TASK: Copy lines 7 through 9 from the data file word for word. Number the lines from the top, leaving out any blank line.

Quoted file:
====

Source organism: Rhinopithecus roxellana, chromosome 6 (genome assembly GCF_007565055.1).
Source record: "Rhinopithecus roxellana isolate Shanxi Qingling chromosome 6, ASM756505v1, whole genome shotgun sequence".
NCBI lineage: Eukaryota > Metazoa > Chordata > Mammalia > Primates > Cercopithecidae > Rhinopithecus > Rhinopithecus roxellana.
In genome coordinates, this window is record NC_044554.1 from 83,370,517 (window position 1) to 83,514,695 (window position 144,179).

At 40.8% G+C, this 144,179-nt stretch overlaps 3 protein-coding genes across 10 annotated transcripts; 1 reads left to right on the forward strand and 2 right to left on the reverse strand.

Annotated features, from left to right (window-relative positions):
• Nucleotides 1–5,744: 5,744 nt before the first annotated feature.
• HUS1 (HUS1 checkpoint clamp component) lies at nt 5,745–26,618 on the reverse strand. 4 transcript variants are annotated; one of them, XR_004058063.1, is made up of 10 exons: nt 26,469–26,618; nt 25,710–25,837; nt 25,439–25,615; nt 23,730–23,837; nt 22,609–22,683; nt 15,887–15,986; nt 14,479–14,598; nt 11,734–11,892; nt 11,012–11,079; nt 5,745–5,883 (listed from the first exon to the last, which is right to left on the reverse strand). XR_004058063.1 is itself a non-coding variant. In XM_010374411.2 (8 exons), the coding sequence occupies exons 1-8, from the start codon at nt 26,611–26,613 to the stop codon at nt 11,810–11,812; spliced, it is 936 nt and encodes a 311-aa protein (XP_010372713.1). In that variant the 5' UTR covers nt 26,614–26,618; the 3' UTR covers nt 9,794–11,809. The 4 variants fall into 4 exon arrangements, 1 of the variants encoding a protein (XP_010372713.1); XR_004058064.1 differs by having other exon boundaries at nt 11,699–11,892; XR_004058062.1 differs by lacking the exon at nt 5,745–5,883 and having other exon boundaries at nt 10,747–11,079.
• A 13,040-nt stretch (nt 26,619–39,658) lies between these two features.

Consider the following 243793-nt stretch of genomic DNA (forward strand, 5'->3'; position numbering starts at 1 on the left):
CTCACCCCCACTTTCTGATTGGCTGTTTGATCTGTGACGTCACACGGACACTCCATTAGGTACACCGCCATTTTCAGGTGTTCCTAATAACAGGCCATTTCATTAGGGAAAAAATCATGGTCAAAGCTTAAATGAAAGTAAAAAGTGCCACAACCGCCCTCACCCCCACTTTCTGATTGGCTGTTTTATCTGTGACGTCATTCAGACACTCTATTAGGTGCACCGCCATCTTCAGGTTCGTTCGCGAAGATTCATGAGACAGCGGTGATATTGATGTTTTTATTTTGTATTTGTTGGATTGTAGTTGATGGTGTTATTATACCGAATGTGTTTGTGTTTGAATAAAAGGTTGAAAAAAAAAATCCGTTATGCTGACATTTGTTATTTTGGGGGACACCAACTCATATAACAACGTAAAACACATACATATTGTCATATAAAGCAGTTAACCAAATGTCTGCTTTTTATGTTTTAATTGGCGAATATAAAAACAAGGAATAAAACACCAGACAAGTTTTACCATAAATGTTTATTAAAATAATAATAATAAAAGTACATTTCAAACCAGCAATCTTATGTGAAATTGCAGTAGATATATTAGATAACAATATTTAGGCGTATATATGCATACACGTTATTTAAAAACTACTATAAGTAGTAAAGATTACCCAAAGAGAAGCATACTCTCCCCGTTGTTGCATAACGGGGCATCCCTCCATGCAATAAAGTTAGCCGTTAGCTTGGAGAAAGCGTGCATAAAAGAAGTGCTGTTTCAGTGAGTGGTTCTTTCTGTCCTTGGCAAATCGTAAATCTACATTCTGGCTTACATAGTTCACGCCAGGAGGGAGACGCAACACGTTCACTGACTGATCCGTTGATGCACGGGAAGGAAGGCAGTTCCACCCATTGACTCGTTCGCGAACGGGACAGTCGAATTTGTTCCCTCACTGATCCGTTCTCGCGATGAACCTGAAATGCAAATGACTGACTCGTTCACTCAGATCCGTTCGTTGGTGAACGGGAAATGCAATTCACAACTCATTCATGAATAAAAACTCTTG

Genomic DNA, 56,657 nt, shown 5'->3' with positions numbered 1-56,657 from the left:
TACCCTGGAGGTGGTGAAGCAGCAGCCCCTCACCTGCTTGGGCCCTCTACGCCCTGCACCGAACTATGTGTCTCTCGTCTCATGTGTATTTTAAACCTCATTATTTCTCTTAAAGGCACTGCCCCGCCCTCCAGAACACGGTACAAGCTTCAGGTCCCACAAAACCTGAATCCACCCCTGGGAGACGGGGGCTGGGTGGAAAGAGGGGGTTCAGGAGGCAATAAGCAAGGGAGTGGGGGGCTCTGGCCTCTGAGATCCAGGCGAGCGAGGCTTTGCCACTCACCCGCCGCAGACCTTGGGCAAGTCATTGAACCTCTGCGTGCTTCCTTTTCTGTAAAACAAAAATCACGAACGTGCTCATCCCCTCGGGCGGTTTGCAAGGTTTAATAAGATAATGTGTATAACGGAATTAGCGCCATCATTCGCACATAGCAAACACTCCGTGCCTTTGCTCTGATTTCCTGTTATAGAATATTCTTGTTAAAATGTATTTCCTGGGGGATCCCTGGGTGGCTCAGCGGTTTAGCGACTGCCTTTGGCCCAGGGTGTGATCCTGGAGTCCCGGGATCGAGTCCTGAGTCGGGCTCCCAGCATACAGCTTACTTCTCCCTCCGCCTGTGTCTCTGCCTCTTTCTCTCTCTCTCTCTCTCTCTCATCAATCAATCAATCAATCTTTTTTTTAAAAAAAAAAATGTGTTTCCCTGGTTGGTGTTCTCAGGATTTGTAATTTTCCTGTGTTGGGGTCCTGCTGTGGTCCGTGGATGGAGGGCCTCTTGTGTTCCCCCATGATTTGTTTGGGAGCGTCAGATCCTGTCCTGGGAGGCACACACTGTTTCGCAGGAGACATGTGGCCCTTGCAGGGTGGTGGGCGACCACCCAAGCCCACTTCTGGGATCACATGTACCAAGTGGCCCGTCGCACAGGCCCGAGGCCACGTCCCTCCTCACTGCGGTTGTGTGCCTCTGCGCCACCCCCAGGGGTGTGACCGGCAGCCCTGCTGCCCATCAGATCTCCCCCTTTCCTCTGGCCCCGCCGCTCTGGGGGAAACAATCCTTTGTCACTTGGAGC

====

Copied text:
• Nucleotides 1–5,744: 5,744 nt before the first annotated feature.
• HUS1 (HUS1 checkpoint clamp component) lies at nt 5,745–26,618 on the reverse strand. 4 transcript variants are annotated; one of them, XR_004058063.1, is made up of 10 exons: nt 26,469–26,618; nt 25,710–25,837; nt 25,439–25,615; nt 23,730–23,837; nt 22,609–22,683; nt 15,887–15,986; nt 14,479–14,598; nt 11,734–11,892; nt 11,012–11,079; nt 5,745–5,883 (listed from the first exon to the last, which is right to left on the reverse strand). XR_004058063.1 is itself a non-coding variant. In XM_010374411.2 (8 exons), the coding sequence occupies exons 1-8, from the start codon at nt 26,611–26,613 to the stop codon at nt 11,810–11,812; spliced, it is 936 nt and encodes a 311-aa protein (XP_010372713.1). In that variant the 5' UTR covers nt 26,614–26,618; the 3' UTR covers nt 9,794–11,809. The 4 variants fall into 4 exon arrangements, 1 of the variants encoding a protein (XP_010372713.1); XR_004058064.1 differs by having other exon boundaries at nt 11,699–11,892; XR_004058062.1 differs by lacking the exon at nt 5,745–5,883 and having other exon boundaries at nt 10,747–11,079.
• A 13,040-nt stretch (nt 26,619–39,658) lies between these two features.